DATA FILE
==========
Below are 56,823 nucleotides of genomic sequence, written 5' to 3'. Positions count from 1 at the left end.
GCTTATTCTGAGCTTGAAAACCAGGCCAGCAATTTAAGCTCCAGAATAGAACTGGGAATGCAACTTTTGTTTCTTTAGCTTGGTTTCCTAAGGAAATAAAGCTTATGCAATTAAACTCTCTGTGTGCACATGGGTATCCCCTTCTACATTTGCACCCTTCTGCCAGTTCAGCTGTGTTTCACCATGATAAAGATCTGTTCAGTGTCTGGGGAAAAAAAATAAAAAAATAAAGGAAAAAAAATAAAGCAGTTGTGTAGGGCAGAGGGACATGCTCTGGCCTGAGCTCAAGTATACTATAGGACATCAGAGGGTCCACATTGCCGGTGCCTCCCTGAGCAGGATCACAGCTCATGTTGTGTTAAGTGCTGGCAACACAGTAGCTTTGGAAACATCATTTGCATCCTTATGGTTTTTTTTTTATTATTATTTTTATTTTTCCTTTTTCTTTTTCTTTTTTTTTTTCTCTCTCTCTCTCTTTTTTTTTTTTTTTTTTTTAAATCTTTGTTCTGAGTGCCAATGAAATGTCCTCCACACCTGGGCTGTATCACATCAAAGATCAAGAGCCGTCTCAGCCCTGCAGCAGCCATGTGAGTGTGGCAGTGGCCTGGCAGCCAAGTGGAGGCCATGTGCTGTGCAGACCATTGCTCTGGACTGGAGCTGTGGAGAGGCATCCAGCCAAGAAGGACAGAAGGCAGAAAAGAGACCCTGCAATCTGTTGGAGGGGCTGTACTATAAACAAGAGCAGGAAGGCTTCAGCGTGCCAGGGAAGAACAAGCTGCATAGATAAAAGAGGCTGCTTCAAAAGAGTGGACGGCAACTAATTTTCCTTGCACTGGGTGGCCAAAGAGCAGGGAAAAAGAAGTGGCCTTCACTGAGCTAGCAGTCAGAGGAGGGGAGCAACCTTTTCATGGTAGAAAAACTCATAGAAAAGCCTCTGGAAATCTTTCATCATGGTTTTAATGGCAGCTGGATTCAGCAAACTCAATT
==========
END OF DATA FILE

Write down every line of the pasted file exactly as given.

Below are 56,823 nucleotides of genomic sequence, written 5' to 3'. Positions count from 1 at the left end.
GCTTATTCTGAGCTTGAAAACCAGGCCAGCAATTTAAGCTCCAGAATAGAACTGGGAATGCAACTTTTGTTTCTTTAGCTTGGTTTCCTAAGGAAATAAAGCTTATGCAATTAAACTCTCTGTGTGCACATGGGTATCCCCTTCTACATTTGCACCCTTCTGCCAGTTCAGCTGTGTTTCACCATGATAAAGATCTGTTCAGTGTCTGGGGAAAAAAAATAAAAAAATAAAGGAAAAAAAATAAAGCAGTTGTGTAGGGCAGAGGGACATGCTCTGGCCTGAGCTCAAGTATACTATAGGACATCAGAGGGTCCACATTGCCGGTGCCTCCCTGAGCAGGATCACAGCTCATGTTGTGTTAAGTGCTGGCAACACAGTAGCTTTGGAAACATCATTTGCATCCTTATGGTTTTTTTTTTATTATTATTTTTATTTTTCCTTTTTCTTTTTCTTTTTTTTTTTCTCTCTCTCTCTCTTTTTTTTTTTTTTTTTTTTAAATCTTTGTTCTGAGTGCCAATGAAATGTCCTCCACACCTGGGCTGTATCACATCAAAGATCAAGAGCCGTCTCAGCCCTGCAGCAGCCATGTGAGTGTGGCAGTGGCCTGGCAGCCAAGTGGAGGCCATGTGCTGTGCAGACCATTGCTCTGGACTGGAGCTGTGGAGAGGCATCCAGCCAAGAAGGACAGAAGGCAGAAAAGAGACCCTGCAATCTGTTGGAGGGGCTGTACTATAAACAAGAGCAGGAAGGCTTCAGCGTGCCAGGGAAGAACAAGCTGCATAGATAAAAGAGGCTGCTTCAAAAGAGTGGACGGCAACTAATTTTCCTTGCACTGGGTGGCCAAAGAGCAGGGAAAAAGAAGTGGCCTTCACTGAGCTAGCAGTCAGAGGAGGGGAGCAACCTTTTCATGGTAGAAAAACTCATAGAAAAGCCTCTGGAAATCTTTCATCATGGTTTTAATGGCAGCTGGATTCAGCAAACTCAATT